Nana korobi, Ya oki , a short animated film with original music and story by Glenna Burmer, won the Best Animated Film award at the 2022 Tokyo Sensei FIlmfest this month.
Judges at the Sensei Filmfest were enthralled with the film: “The beauty with which these directors paint each scene is typical of the great impressionist painters Renoir, Monet and Manet. [The film] is a picturesque story that moves and intrigues you in equal parts. You will never forget it.”
Nana korobi, Ya oki was also nominated in three other categories: Best Original Animation Style, Best Created Environment, and Best Action, Sci-Fi or Fantasy Film. The film was judged against 1,499 submissions from countries around the world, including Korea, Sweden, Switzerland, Germany, Taiwan and the United Kingdom.
The Tokyo Sensei Filmfest not only recognizes independent film directors and content creators for their high-caliber work but also creates a festival experience that is empowering, making independent filmmakers feel like superheroes. All winning films, including Nana korobi, Ya oki, will be available to screen online at the Sensei Filmfest for a limited time.
Screen the film here.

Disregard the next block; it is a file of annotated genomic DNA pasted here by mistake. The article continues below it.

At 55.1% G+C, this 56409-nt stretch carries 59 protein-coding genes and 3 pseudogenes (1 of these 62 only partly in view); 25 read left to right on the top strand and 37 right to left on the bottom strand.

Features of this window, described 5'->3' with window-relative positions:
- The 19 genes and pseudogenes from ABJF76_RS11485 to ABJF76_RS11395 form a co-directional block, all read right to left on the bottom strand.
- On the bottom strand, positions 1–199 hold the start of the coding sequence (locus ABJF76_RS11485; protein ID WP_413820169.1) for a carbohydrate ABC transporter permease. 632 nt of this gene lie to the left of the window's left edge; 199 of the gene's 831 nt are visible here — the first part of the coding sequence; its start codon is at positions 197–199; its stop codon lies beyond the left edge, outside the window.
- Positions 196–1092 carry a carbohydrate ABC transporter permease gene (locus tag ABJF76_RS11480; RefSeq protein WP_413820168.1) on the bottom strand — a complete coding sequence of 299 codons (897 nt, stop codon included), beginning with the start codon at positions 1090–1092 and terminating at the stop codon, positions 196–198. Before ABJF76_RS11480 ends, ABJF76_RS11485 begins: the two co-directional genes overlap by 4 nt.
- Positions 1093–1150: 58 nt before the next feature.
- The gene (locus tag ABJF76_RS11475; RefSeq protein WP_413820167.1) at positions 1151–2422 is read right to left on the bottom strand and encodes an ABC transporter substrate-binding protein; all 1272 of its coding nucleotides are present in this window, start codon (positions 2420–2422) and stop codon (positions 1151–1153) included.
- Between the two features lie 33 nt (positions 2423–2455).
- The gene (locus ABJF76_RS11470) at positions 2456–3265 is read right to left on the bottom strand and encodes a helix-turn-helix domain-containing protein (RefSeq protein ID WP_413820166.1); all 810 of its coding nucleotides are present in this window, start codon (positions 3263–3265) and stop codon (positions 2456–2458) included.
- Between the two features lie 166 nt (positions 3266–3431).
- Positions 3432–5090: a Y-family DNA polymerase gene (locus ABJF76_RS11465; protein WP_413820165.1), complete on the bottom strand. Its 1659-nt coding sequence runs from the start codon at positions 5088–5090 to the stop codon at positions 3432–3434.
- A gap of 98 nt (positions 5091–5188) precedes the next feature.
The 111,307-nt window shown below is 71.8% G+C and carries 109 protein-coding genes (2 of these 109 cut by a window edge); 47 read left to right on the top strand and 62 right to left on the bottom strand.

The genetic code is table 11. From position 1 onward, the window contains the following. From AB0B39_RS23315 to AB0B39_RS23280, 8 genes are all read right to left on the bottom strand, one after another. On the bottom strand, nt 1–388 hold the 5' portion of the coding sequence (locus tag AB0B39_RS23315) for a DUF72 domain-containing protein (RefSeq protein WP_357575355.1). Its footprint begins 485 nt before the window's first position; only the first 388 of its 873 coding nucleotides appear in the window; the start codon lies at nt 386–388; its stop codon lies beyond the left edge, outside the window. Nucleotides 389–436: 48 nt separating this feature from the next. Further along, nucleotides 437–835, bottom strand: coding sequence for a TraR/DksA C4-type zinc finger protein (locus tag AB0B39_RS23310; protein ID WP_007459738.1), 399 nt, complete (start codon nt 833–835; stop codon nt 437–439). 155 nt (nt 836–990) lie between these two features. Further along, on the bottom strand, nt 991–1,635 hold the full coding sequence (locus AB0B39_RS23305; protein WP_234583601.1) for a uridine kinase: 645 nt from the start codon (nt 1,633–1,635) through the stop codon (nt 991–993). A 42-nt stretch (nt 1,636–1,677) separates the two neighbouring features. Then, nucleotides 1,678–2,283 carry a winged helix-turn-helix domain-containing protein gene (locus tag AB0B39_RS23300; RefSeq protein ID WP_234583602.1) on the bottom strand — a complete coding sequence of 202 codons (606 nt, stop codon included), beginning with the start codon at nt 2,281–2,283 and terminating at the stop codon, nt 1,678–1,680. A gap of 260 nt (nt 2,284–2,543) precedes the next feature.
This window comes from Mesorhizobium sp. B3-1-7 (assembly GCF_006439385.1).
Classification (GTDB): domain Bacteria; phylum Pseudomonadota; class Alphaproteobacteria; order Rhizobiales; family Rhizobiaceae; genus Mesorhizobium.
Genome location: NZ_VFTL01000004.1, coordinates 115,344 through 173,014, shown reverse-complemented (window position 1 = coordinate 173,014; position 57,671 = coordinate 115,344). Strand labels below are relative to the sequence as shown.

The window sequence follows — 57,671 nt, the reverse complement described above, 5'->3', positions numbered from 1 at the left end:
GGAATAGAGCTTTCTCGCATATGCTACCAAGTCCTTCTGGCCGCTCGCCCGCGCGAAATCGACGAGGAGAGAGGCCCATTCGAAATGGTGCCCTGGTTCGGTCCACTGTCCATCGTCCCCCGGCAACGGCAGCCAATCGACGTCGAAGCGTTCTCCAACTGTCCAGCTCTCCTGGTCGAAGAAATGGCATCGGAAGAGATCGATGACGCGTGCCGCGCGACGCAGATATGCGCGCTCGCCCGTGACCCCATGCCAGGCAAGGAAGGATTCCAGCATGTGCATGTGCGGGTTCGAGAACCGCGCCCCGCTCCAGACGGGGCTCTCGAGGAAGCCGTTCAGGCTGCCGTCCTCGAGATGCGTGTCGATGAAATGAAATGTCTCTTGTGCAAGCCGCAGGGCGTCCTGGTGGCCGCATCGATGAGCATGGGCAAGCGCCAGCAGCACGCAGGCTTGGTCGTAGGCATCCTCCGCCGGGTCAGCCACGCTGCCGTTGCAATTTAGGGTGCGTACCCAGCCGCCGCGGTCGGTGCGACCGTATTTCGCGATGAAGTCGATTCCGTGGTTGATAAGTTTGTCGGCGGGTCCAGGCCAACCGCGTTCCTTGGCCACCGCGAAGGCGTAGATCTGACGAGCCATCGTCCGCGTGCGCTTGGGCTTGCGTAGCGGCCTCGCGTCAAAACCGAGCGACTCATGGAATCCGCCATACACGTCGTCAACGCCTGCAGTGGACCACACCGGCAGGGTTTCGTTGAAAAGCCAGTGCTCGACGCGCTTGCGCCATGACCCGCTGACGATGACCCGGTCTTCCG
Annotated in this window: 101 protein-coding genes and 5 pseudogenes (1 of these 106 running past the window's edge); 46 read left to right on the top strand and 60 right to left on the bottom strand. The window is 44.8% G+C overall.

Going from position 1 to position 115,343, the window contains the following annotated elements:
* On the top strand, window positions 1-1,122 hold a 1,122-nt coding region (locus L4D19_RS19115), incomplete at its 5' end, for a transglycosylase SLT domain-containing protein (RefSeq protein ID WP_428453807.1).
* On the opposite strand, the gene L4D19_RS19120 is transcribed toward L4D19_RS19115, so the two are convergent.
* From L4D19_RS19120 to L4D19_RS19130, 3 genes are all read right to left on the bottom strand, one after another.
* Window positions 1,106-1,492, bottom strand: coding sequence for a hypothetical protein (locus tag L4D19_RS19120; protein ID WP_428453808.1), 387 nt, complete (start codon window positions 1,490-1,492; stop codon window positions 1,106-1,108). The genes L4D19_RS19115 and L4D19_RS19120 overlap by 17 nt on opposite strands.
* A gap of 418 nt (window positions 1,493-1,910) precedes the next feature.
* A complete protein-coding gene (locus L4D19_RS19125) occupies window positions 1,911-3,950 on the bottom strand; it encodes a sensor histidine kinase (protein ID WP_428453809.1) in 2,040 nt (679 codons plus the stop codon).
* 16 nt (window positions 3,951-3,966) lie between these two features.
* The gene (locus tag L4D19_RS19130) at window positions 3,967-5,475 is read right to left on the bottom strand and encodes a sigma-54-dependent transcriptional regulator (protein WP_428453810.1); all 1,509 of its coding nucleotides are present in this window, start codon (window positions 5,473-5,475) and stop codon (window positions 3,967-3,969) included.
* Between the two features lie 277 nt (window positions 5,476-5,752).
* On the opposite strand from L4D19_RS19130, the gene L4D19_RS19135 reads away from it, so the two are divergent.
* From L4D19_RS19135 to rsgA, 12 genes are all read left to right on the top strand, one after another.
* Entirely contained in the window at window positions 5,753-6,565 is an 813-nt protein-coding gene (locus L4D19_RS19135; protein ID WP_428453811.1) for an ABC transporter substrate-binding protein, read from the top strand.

Nana korobi, Ya oki, or Seven Falls, tells the inspirational story of a young girl who undergoes seven challenges to save a dear friend from the cold. The film’s title is from a Japanese proverb which says: “Seven times you may fall, but get up the eighth.”
Created by music producer and filmmaker Glenna Burmer, the film was produced and animated by Deep Sky, led by art director Gaby Breiter. The original music featuring woodwinds and strings was composed by Glenna Burmer. Not only is it a female-led film in the areas of production, musical score and on-screen animation, but it was also inspired by Burmer’s mother who was a sumi-e artist. This makes the Sensei FIlmfest’s comparison to an impressionist work of art particularly apt.
Burmer’s animated film has won more than 50 festival awards worldwide since it was completed in spring 2021. Among top honors were awards won at several prominent Pacific Northwest festivals, such as the Seattle Film Festival and the Oregon Short Film Festival, as well as recognition from festivals worldwide from India to Istanbul, Singapore to Spain.